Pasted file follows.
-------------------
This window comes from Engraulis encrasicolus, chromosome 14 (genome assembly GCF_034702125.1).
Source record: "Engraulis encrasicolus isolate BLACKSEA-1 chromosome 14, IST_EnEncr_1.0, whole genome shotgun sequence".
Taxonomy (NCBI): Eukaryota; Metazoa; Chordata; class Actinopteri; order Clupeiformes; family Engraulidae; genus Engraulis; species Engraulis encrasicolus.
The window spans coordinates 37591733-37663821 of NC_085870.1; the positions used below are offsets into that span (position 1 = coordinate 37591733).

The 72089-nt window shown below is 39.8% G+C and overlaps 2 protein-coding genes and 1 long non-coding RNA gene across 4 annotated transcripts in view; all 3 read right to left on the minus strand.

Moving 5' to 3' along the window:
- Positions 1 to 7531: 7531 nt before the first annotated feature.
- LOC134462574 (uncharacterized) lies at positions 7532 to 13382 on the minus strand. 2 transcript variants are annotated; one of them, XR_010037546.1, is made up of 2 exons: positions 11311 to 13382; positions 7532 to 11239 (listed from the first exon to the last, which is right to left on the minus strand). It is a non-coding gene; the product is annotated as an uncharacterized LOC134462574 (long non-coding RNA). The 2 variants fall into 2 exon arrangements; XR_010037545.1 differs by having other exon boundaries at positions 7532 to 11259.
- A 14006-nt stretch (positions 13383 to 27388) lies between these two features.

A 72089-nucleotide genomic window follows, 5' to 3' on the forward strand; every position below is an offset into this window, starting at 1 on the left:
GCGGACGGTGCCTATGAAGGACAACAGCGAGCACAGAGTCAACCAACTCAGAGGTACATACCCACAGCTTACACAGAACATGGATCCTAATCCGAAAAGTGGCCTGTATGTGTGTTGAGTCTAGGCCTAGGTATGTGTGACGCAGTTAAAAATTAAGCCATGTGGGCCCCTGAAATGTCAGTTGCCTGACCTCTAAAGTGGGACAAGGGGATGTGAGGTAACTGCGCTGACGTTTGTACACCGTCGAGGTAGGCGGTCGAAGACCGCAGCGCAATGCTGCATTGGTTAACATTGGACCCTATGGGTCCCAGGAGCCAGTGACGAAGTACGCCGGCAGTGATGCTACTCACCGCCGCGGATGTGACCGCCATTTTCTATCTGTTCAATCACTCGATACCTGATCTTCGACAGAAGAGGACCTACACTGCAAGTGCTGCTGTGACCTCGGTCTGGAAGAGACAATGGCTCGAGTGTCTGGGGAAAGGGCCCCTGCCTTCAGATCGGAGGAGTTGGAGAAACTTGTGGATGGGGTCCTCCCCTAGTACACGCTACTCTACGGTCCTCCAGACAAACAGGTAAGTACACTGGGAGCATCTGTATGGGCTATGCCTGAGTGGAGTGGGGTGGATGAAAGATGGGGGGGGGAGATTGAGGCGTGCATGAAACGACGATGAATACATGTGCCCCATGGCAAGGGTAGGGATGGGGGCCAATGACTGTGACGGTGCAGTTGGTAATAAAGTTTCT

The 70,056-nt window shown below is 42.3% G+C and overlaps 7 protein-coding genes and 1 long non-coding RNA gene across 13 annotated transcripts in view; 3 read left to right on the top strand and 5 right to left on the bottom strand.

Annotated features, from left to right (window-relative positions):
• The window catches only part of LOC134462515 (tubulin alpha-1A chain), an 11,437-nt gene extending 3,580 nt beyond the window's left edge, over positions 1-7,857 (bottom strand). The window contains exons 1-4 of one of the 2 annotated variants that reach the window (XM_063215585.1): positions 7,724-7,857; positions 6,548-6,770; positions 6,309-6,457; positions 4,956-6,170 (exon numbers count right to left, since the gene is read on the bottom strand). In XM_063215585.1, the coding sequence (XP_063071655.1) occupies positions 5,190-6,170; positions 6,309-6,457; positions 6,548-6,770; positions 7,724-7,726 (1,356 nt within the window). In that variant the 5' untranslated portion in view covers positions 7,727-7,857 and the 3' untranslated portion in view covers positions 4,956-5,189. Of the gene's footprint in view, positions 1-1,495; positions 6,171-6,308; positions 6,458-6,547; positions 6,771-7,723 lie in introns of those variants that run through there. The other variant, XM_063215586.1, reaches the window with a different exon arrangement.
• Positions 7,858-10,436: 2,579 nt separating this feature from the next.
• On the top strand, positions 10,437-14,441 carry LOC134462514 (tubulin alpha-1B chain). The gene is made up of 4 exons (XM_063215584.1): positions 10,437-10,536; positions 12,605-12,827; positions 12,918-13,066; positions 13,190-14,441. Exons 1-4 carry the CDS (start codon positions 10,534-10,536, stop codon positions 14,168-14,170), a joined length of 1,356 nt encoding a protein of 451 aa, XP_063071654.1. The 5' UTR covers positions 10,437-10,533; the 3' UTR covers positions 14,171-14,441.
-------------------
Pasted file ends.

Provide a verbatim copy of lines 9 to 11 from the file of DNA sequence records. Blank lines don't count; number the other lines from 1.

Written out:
- A 14006-nt stretch (positions 13383 to 27388) lies between these two features.

A 72089-nucleotide genomic window follows, 5' to 3' on the forward strand; every position below is an offset into this window, starting at 1 on the left:
GCGGACGGTGCCTATGAAGGACAACAGCGAGCACAGAGTCAACCAACTCAGAGGTACATACCCACAGCTTACACAGAACATGGATCCTAATCCGAAAAGTGGCCTGTATGTGTGTTGAGTCTAGGCCTAGGTATGTGTGACGCAGTTAAAAATTAAGCCATGTGGGCCCCTGAAATGTCAGTTGCCTGACCTCTAAAGTGGGACAAGGGGATGTGAGGTAACTGCGCTGACGTTTGTACACCGTCGAGGTAGGCGGTCGAAGACCGCAGCGCAATGCTGCATTGGTTAACATTGGACCCTATGGGTCCCAGGAGCCAGTGACGAAGTACGCCGGCAGTGATGCTACTCACCGCCGCGGATGTGACCGCCATTTTCTATCTGTTCAATCACTCGATACCTGATCTTCGACAGAAGAGGACCTACACTGCAAGTGCTGCTGTGACCTCGGTCTGGAAGAGACAATGGCTCGAGTGTCTGGGGAAAGGGCCCCTGCCTTCAGATCGGAGGAGTTGGAGAAACTTGTGGATGGGGTCCTCCCCTAGTACACGCTACTCTACGGTCCTCCAGACAAACAGGTAAGTACACTGGGAGCATCTGTATGGGCTATGCCTGAGTGGAGTGGGGTGGATGAAAGATGGGGGGGGGAGATTGAGGCGTGCATGAAACGACGATGAATACATGTGCCCCATGGCAAGGGTAGGGATGGGGGCCAATGACTGTGACGGTGCAGTTGGTAATAAAGTTTCT